‘The Eighty-Yard Run’ by Irwin Shaw

Shaw, Irwin 1955

The Eighty-Yard Run by Irwin Shaw, 1955

The magic trick:

Isolating one moment of the protagonist’s life as the high point before the fall

I love The Kinks, so I read Ray Davies’s unauthorized autobiography. It’s a clever twist on the standard rock-star memoir and is pretty much the best music book I’ve ever read. I bring it up here because in it Davies isolates one, single moment as the high point of his career (it’s a brief encounter with a groupie after a show when the band was just finding stardom, in case you’re wondering). It’s perhaps a silly way of looking at someone’s real life, but it’s a hell of a way to tell a story. Talk about high drama.

Well, Irwin Shaw uses the same approach in “The Eighty-Yard Run,” a little story about football were posting today to celebrate the Superbowl (and my mom’s birthday!). Actually, it’s not really about football. It’s about a lot of things. But the key is that it all comes back to one moment.

We are introduced to the glorious eight-yard run at the beginning of the story from the viewpoint of Christian Darling, the football hero, at age 35 looking back. The bulk of the story then consists of his decline and fall, which is neither surprising nor especially riveting. But I’ll be damned if the story didn’t have me in a sad and sentimental frame of mind when it reconnected at the end to that eighty-yard run. Such is the power of romance when you isolate one moment in a life’s story as the peak before the fall. And that’s quite a trick on Shaw’s part.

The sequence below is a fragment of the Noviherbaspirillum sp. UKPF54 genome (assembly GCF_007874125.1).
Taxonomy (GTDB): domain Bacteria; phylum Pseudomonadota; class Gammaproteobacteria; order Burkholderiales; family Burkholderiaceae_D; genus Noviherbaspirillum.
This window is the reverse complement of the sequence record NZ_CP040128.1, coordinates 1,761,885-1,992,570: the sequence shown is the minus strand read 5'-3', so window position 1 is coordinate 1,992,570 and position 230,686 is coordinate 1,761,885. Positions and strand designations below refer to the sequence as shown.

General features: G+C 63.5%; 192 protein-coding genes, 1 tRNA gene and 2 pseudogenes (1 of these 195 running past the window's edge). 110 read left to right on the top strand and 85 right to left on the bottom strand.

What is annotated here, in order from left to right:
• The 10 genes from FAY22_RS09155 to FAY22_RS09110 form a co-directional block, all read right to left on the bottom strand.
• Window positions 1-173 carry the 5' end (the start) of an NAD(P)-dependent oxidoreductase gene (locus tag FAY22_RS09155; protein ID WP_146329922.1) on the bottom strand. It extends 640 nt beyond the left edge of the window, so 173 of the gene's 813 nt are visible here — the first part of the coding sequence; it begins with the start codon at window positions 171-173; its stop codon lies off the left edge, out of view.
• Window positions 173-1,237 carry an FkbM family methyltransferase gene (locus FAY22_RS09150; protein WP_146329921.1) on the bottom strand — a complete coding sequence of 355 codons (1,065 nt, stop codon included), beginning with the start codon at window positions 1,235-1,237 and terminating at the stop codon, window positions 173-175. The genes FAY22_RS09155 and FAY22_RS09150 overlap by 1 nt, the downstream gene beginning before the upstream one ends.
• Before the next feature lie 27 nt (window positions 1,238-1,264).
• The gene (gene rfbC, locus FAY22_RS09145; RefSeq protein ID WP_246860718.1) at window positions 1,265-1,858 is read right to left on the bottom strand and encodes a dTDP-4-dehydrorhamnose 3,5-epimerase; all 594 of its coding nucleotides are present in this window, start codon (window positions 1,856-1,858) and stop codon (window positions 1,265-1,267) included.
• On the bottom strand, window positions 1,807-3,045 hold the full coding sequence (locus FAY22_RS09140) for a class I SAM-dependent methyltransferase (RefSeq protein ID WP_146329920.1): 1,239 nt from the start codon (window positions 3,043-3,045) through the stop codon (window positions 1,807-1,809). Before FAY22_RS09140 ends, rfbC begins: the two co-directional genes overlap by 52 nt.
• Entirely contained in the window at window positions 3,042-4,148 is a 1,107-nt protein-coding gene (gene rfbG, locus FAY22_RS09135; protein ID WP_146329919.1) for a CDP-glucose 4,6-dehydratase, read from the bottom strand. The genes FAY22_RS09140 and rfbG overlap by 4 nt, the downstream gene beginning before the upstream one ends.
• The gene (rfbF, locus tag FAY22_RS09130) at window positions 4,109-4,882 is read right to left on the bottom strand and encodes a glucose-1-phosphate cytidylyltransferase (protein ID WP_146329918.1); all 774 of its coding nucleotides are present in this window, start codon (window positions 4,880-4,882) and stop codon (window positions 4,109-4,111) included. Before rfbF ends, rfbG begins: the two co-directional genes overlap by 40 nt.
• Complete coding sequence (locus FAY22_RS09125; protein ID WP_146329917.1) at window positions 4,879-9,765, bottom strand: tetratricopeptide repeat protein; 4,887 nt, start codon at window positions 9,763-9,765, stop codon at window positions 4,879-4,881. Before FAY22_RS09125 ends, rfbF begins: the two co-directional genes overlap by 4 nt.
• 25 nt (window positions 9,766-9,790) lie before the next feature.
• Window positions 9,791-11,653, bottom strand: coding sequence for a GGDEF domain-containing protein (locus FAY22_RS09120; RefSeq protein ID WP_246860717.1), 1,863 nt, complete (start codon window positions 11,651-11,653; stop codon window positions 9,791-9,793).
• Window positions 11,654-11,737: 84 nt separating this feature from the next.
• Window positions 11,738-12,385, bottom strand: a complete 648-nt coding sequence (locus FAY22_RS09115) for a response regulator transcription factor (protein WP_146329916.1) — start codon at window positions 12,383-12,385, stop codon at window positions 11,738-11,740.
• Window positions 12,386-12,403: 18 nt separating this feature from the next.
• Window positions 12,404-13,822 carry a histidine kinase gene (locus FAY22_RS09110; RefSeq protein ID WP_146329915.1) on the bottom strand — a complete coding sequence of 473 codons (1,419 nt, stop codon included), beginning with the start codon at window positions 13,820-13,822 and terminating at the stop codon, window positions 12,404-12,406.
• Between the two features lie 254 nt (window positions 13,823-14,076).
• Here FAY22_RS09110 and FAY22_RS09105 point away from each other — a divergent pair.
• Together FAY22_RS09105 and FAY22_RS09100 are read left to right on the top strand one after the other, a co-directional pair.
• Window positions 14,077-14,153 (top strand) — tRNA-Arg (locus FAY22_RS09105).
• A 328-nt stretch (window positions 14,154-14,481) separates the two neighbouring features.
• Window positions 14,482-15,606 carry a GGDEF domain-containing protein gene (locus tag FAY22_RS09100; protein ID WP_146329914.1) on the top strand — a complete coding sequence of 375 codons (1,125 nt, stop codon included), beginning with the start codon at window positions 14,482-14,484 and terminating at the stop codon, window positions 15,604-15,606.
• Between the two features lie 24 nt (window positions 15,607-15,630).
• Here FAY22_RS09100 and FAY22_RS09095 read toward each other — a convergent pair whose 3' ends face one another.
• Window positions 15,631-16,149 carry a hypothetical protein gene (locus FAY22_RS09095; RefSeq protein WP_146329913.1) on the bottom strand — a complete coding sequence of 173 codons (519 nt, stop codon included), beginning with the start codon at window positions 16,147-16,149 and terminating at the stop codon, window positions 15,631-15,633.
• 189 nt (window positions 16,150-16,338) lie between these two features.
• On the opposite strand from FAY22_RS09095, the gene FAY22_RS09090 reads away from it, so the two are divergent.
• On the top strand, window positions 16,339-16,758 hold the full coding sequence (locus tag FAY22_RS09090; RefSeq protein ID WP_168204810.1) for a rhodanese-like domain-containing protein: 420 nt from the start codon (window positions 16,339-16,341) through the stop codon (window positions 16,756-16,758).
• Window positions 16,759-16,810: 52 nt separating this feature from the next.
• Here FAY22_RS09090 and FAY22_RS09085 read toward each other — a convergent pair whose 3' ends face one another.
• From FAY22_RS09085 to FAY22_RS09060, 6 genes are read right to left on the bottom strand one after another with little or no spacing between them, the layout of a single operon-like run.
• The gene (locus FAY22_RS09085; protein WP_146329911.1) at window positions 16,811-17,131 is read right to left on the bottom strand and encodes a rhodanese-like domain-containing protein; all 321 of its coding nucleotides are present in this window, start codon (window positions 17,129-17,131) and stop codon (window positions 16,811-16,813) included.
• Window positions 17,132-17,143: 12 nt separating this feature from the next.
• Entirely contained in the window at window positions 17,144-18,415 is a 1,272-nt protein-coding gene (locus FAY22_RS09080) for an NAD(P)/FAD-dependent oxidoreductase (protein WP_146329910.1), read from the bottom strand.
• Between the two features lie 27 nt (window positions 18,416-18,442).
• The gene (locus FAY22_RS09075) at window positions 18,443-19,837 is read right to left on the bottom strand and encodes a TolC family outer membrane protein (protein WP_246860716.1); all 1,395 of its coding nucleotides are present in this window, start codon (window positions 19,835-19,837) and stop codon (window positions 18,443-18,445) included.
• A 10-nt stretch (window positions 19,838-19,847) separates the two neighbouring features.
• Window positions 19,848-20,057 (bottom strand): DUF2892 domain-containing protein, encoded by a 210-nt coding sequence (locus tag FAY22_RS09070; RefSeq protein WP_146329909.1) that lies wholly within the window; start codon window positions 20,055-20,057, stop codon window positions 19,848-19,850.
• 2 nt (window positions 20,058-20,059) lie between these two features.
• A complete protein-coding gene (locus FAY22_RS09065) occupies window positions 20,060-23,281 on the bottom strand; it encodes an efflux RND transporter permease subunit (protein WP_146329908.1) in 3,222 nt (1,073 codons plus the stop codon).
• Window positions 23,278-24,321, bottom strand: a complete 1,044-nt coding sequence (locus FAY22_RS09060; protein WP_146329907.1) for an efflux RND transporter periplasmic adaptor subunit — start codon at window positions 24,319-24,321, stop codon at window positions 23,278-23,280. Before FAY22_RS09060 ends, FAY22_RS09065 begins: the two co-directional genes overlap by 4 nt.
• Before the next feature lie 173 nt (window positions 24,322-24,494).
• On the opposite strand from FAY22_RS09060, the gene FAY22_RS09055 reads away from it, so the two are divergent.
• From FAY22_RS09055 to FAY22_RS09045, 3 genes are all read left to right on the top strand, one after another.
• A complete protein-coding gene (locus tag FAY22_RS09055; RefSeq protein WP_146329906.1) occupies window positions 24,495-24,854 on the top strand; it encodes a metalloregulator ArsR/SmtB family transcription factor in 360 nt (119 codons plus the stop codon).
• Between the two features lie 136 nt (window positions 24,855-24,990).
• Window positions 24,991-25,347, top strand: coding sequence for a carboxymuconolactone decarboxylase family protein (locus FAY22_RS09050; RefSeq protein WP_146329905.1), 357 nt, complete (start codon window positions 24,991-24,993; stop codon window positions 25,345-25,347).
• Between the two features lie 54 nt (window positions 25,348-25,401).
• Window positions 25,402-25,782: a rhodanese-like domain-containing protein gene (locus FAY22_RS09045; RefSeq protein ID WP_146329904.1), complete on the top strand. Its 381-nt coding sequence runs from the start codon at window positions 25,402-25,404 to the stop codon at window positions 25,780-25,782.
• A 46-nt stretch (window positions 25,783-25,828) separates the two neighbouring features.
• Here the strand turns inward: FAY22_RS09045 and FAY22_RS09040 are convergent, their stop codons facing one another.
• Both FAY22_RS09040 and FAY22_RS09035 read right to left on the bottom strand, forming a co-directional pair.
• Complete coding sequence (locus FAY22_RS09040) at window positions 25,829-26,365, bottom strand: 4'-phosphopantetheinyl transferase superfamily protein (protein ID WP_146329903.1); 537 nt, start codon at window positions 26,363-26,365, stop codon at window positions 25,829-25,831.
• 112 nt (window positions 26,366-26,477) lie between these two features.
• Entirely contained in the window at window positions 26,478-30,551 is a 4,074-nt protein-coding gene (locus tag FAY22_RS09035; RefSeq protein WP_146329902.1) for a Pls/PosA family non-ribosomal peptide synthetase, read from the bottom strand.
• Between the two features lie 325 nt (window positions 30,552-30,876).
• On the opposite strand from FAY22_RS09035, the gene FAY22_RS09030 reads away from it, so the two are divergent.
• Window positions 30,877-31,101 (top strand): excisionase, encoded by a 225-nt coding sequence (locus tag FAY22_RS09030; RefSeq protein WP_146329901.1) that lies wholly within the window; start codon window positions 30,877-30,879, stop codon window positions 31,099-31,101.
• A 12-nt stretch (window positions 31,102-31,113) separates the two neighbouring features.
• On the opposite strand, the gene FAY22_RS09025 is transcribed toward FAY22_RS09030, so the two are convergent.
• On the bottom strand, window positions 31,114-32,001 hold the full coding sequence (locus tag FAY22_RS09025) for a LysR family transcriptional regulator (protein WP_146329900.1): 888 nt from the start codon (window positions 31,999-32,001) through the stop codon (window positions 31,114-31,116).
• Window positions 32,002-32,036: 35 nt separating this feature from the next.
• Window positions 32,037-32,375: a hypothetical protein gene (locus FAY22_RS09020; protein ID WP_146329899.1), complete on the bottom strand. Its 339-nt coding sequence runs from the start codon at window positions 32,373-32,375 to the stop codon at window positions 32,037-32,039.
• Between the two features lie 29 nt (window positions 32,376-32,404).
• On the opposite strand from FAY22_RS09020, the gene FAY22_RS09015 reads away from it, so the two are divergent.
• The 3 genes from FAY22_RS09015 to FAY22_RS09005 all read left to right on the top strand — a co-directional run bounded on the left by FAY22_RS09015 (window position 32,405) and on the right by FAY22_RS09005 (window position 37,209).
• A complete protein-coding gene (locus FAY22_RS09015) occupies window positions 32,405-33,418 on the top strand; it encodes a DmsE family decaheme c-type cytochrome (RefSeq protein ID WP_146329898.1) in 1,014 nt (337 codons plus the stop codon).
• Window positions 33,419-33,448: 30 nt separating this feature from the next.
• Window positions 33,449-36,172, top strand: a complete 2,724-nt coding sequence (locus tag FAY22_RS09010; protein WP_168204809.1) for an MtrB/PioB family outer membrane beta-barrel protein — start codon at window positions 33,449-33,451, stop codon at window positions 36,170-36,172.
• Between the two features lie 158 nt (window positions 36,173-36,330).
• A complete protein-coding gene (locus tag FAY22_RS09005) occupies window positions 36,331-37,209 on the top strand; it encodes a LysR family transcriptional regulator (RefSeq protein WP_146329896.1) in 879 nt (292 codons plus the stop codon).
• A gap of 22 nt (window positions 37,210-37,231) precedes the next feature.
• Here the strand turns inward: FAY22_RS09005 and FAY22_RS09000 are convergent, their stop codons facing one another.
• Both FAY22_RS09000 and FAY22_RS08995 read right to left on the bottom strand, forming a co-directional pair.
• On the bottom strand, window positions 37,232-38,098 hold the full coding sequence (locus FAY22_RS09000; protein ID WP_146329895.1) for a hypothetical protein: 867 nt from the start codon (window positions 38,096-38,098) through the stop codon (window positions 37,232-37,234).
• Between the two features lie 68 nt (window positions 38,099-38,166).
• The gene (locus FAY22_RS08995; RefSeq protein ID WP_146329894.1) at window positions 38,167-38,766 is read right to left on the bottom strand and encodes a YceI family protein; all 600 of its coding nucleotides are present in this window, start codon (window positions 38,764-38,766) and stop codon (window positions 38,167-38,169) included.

The selection:

Her friends liked Darling and sometimes he found a man who wanted to get off in the comer and talk about the new boy who played fullback for Princeton, and the decline of the double wing-back, or even the state of the stock market, but for the most part he sat on the edge of things, solid and quiet in the high storm of words. “The dialectics of the situation . . . The theater has been given over to expert jugglers … Picasso? What man has a right to paint old bones and collect ten thousand dollars for them? … I stand firmly behind Trotsky … Poe was the last American critic. When he died they put lilies on the grave of American criticism. I don’t say this because they panned my last book, but . . .”

Once in a while he caught Louise looking soberly and consideringly at him through the cigarette smoke and the noise and he avoided her eyes and found an excuse to get up and go into the kitchen for more ice or to open another bottle.


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